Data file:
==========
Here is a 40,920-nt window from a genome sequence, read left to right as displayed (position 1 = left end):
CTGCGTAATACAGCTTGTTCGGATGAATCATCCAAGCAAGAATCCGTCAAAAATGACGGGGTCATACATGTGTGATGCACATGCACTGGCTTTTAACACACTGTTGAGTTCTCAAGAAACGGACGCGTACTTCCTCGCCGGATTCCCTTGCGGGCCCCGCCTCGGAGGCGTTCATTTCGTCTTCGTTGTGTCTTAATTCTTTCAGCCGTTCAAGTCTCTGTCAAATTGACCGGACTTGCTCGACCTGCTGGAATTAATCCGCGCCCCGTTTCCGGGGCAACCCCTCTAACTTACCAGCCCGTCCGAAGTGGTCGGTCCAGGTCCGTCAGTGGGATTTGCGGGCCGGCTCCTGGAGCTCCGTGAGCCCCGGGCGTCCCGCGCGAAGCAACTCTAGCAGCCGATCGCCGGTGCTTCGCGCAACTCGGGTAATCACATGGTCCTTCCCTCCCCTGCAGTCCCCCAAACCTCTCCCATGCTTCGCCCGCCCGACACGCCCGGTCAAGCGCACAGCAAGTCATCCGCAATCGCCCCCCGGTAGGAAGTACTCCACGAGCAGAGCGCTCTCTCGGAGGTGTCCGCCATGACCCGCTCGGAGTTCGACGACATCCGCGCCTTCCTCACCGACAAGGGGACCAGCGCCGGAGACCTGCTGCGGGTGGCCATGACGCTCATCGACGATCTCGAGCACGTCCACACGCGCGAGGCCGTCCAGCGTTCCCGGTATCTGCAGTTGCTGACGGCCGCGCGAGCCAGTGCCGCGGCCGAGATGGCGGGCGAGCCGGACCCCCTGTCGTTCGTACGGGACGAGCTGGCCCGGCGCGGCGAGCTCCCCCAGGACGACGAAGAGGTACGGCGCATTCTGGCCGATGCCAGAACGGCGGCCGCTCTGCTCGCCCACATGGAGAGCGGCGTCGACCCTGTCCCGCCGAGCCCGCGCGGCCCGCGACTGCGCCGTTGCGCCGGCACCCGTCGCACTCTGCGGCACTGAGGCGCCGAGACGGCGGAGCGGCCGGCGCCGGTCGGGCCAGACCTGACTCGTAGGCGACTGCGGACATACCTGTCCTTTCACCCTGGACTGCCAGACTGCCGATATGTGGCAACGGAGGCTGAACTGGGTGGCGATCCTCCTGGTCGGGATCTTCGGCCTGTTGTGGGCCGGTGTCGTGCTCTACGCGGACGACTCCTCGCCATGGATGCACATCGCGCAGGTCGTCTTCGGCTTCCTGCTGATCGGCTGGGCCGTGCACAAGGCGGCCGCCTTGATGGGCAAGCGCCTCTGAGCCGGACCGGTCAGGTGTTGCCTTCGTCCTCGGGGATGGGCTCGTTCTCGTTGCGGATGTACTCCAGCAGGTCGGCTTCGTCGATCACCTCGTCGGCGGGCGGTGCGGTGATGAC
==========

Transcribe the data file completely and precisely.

Here is a 40,920-nt window from a genome sequence, read left to right as displayed (position 1 = left end):
CTGCGTAATACAGCTTGTTCGGATGAATCATCCAAGCAAGAATCCGTCAAAAATGACGGGGTCATACATGTGTGATGCACATGCACTGGCTTTTAACACACTGTTGAGTTCTCAAGAAACGGACGCGTACTTCCTCGCCGGATTCCCTTGCGGGCCCCGCCTCGGAGGCGTTCATTTCGTCTTCGTTGTGTCTTAATTCTTTCAGCCGTTCAAGTCTCTGTCAAATTGACCGGACTTGCTCGACCTGCTGGAATTAATCCGCGCCCCGTTTCCGGGGCAACCCCTCTAACTTACCAGCCCGTCCGAAGTGGTCGGTCCAGGTCCGTCAGTGGGATTTGCGGGCCGGCTCCTGGAGCTCCGTGAGCCCCGGGCGTCCCGCGCGAAGCAACTCTAGCAGCCGATCGCCGGTGCTTCGCGCAACTCGGGTAATCACATGGTCCTTCCCTCCCCTGCAGTCCCCCAAACCTCTCCCATGCTTCGCCCGCCCGACACGCCCGGTCAAGCGCACAGCAAGTCATCCGCAATCGCCCCCCGGTAGGAAGTACTCCACGAGCAGAGCGCTCTCTCGGAGGTGTCCGCCATGACCCGCTCGGAGTTCGACGACATCCGCGCCTTCCTCACCGACAAGGGGACCAGCGCCGGAGACCTGCTGCGGGTGGCCATGACGCTCATCGACGATCTCGAGCACGTCCACACGCGCGAGGCCGTCCAGCGTTCCCGGTATCTGCAGTTGCTGACGGCCGCGCGAGCCAGTGCCGCGGCCGAGATGGCGGGCGAGCCGGACCCCCTGTCGTTCGTACGGGACGAGCTGGCCCGGCGCGGCGAGCTCCCCCAGGACGACGAAGAGGTACGGCGCATTCTGGCCGATGCCAGAACGGCGGCCGCTCTGCTCGCCCACATGGAGAGCGGCGTCGACCCTGTCCCGCCGAGCCCGCGCGGCCCGCGACTGCGCCGTTGCGCCGGCACCCGTCGCACTCTGCGGCACTGAGGCGCCGAGACGGCGGAGCGGCCGGCGCCGGTCGGGCCAGACCTGACTCGTAGGCGACTGCGGACATACCTGTCCTTTCACCCTGGACTGCCAGACTGCCGATATGTGGCAACGGAGGCTGAACTGGGTGGCGATCCTCCTGGTCGGGATCTTCGGCCTGTTGTGGGCCGGTGTCGTGCTCTACGCGGACGACTCCTCGCCATGGATGCACATCGCGCAGGTCGTCTTCGGCTTCCTGCTGATCGGCTGGGCCGTGCACAAGGCGGCCGCCTTGATGGGCAAGCGCCTCTGAGCCGGACCGGTCAGGTGTTGCCTTCGTCCTCGGGGATGGGCTCGTTCTCGTTGCGGATGTACTCCAGCAGGTCGGCTTCGTCGATCACCTCGTCGGCGGGCGGTGCGGTGATGAC